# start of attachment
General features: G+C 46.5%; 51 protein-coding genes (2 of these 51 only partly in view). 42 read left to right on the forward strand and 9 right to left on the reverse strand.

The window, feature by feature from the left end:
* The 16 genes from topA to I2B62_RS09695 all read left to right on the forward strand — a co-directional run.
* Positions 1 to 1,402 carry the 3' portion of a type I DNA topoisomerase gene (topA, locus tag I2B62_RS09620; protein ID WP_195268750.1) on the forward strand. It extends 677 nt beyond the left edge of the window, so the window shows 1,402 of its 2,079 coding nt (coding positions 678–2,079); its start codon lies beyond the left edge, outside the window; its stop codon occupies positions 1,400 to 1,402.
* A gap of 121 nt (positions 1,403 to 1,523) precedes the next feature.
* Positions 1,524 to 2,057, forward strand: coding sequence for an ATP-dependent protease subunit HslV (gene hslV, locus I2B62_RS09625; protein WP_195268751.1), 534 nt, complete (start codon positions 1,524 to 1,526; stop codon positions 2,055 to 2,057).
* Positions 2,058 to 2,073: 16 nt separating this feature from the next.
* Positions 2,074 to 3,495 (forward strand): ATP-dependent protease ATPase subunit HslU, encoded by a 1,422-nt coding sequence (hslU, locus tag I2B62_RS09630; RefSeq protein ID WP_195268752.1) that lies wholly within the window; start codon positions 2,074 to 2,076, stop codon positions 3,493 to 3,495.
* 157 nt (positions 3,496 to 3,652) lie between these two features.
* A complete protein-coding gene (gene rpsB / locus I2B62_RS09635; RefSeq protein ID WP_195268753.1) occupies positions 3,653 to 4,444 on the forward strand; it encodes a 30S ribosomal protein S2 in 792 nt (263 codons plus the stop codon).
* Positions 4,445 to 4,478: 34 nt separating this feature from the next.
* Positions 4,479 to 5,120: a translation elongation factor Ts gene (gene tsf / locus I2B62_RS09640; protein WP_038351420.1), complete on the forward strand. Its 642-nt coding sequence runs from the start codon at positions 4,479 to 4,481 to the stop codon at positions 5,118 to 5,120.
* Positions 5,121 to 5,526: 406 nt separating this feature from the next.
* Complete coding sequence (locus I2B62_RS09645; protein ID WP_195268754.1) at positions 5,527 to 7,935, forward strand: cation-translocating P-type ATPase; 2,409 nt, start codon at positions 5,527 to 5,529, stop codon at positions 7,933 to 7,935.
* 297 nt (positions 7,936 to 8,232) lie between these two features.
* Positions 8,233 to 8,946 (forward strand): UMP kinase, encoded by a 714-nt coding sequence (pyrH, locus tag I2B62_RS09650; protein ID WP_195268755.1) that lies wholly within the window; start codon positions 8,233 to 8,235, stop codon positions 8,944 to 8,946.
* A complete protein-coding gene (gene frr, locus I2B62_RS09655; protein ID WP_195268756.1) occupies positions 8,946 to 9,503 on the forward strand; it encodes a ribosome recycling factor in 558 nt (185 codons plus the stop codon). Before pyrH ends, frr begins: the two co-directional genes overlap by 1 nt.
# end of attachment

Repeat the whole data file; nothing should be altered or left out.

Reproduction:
General features: G+C 46.5%; 51 protein-coding genes (2 of these 51 only partly in view). 42 read left to right on the forward strand and 9 right to left on the reverse strand.

The window, feature by feature from the left end:
* The 16 genes from topA to I2B62_RS09695 all read left to right on the forward strand — a co-directional run.
* Positions 1 to 1,402 carry the 3' portion of a type I DNA topoisomerase gene (topA, locus tag I2B62_RS09620; protein ID WP_195268750.1) on the forward strand. It extends 677 nt beyond the left edge of the window, so the window shows 1,402 of its 2,079 coding nt (coding positions 678–2,079); its start codon lies beyond the left edge, outside the window; its stop codon occupies positions 1,400 to 1,402.
* A gap of 121 nt (positions 1,403 to 1,523) precedes the next feature.
* Positions 1,524 to 2,057, forward strand: coding sequence for an ATP-dependent protease subunit HslV (gene hslV, locus I2B62_RS09625; protein WP_195268751.1), 534 nt, complete (start codon positions 1,524 to 1,526; stop codon positions 2,055 to 2,057).
* Positions 2,058 to 2,073: 16 nt separating this feature from the next.
* Positions 2,074 to 3,495 (forward strand): ATP-dependent protease ATPase subunit HslU, encoded by a 1,422-nt coding sequence (hslU, locus tag I2B62_RS09630; RefSeq protein ID WP_195268752.1) that lies wholly within the window; start codon positions 2,074 to 2,076, stop codon positions 3,493 to 3,495.
* 157 nt (positions 3,496 to 3,652) lie between these two features.
* A complete protein-coding gene (gene rpsB / locus I2B62_RS09635; RefSeq protein ID WP_195268753.1) occupies positions 3,653 to 4,444 on the forward strand; it encodes a 30S ribosomal protein S2 in 792 nt (263 codons plus the stop codon).
* Positions 4,445 to 4,478: 34 nt separating this feature from the next.
* Positions 4,479 to 5,120: a translation elongation factor Ts gene (gene tsf / locus I2B62_RS09640; protein WP_038351420.1), complete on the forward strand. Its 642-nt coding sequence runs from the start codon at positions 4,479 to 4,481 to the stop codon at positions 5,118 to 5,120.
* Positions 5,121 to 5,526: 406 nt separating this feature from the next.
* Complete coding sequence (locus I2B62_RS09645; protein ID WP_195268754.1) at positions 5,527 to 7,935, forward strand: cation-translocating P-type ATPase; 2,409 nt, start codon at positions 5,527 to 5,529, stop codon at positions 7,933 to 7,935.
* 297 nt (positions 7,936 to 8,232) lie between these two features.
* Positions 8,233 to 8,946 (forward strand): UMP kinase, encoded by a 714-nt coding sequence (pyrH, locus tag I2B62_RS09650; protein ID WP_195268755.1) that lies wholly within the window; start codon positions 8,233 to 8,235, stop codon positions 8,944 to 8,946.
* A complete protein-coding gene (gene frr, locus I2B62_RS09655; protein ID WP_195268756.1) occupies positions 8,946 to 9,503 on the forward strand; it encodes a ribosome recycling factor in 558 nt (185 codons plus the stop codon). Before pyrH ends, frr begins: the two co-directional genes overlap by 1 nt.